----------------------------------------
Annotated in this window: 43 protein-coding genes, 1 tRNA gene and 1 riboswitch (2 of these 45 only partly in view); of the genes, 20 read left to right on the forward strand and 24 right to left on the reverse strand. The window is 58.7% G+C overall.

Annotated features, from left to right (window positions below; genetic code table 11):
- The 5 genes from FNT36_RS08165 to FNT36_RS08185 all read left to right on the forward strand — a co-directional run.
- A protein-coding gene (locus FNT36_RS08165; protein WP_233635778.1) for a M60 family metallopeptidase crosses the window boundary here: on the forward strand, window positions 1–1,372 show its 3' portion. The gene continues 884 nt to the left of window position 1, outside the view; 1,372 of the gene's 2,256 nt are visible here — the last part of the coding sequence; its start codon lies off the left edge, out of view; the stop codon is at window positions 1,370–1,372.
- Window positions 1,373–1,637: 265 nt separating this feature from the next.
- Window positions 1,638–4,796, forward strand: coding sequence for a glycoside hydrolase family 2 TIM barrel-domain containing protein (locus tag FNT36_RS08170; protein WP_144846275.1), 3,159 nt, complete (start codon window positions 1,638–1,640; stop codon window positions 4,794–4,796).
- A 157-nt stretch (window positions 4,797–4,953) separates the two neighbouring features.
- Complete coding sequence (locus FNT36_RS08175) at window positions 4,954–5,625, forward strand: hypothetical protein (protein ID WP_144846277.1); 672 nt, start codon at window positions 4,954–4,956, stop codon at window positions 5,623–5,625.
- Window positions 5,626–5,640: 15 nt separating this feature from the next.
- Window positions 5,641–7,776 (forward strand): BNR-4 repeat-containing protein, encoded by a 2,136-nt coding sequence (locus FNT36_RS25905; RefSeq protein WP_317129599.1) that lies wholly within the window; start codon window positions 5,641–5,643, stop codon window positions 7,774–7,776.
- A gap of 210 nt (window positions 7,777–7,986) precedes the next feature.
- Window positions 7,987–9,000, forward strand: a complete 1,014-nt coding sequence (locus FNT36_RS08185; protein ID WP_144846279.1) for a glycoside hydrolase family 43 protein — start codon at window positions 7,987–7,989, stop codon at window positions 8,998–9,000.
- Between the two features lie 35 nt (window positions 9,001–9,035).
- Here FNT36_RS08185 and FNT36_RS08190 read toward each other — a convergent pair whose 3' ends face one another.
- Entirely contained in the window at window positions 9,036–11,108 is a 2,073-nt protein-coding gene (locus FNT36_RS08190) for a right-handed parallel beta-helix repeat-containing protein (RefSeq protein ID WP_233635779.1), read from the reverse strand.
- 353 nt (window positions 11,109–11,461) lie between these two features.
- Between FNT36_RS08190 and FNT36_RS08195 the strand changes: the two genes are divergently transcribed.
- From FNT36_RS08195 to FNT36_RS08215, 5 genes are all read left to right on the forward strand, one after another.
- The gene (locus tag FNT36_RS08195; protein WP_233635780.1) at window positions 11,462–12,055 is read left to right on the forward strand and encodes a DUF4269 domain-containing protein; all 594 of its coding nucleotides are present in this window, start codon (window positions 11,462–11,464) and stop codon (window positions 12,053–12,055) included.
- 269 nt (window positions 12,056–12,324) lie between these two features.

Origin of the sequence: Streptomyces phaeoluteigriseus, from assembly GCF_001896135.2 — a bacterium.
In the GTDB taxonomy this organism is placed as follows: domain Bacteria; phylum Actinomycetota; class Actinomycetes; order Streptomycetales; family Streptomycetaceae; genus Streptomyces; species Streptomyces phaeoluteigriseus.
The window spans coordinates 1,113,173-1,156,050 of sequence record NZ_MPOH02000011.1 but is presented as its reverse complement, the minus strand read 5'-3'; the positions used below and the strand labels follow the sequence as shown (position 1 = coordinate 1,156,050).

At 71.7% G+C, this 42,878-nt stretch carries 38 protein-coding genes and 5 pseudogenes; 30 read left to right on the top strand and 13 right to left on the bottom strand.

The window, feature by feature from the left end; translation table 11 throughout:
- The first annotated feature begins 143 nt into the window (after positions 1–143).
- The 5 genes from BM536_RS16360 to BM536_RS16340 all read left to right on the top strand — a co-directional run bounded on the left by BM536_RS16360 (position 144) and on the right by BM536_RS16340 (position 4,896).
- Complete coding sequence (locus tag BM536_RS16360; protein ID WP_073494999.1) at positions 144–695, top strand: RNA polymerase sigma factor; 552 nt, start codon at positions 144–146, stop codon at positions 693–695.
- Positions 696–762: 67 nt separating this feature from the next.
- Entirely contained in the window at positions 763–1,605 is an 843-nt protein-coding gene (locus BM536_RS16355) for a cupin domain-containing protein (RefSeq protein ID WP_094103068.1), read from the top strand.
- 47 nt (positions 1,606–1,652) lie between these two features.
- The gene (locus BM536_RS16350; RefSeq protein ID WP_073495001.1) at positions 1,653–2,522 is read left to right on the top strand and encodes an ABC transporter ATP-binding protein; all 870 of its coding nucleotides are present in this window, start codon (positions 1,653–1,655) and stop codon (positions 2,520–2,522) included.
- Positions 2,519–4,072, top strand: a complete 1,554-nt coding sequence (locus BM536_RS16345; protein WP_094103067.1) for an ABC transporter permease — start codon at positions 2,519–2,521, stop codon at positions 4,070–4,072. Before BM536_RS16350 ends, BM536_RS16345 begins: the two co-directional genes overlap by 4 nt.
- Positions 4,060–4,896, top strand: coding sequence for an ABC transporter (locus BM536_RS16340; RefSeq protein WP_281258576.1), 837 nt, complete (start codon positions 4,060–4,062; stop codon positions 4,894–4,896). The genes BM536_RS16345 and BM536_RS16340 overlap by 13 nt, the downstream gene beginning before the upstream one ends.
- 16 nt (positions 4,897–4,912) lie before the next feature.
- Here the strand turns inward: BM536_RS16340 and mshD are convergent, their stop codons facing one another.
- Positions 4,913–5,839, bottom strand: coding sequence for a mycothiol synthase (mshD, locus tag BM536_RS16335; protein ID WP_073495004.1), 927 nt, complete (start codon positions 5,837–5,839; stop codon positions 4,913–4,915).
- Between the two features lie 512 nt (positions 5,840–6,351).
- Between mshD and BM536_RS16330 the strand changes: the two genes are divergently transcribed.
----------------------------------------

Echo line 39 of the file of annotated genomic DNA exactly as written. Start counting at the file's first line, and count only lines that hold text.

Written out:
- Between mshD and BM536_RS16330 the strand changes: the two genes are divergently transcribed.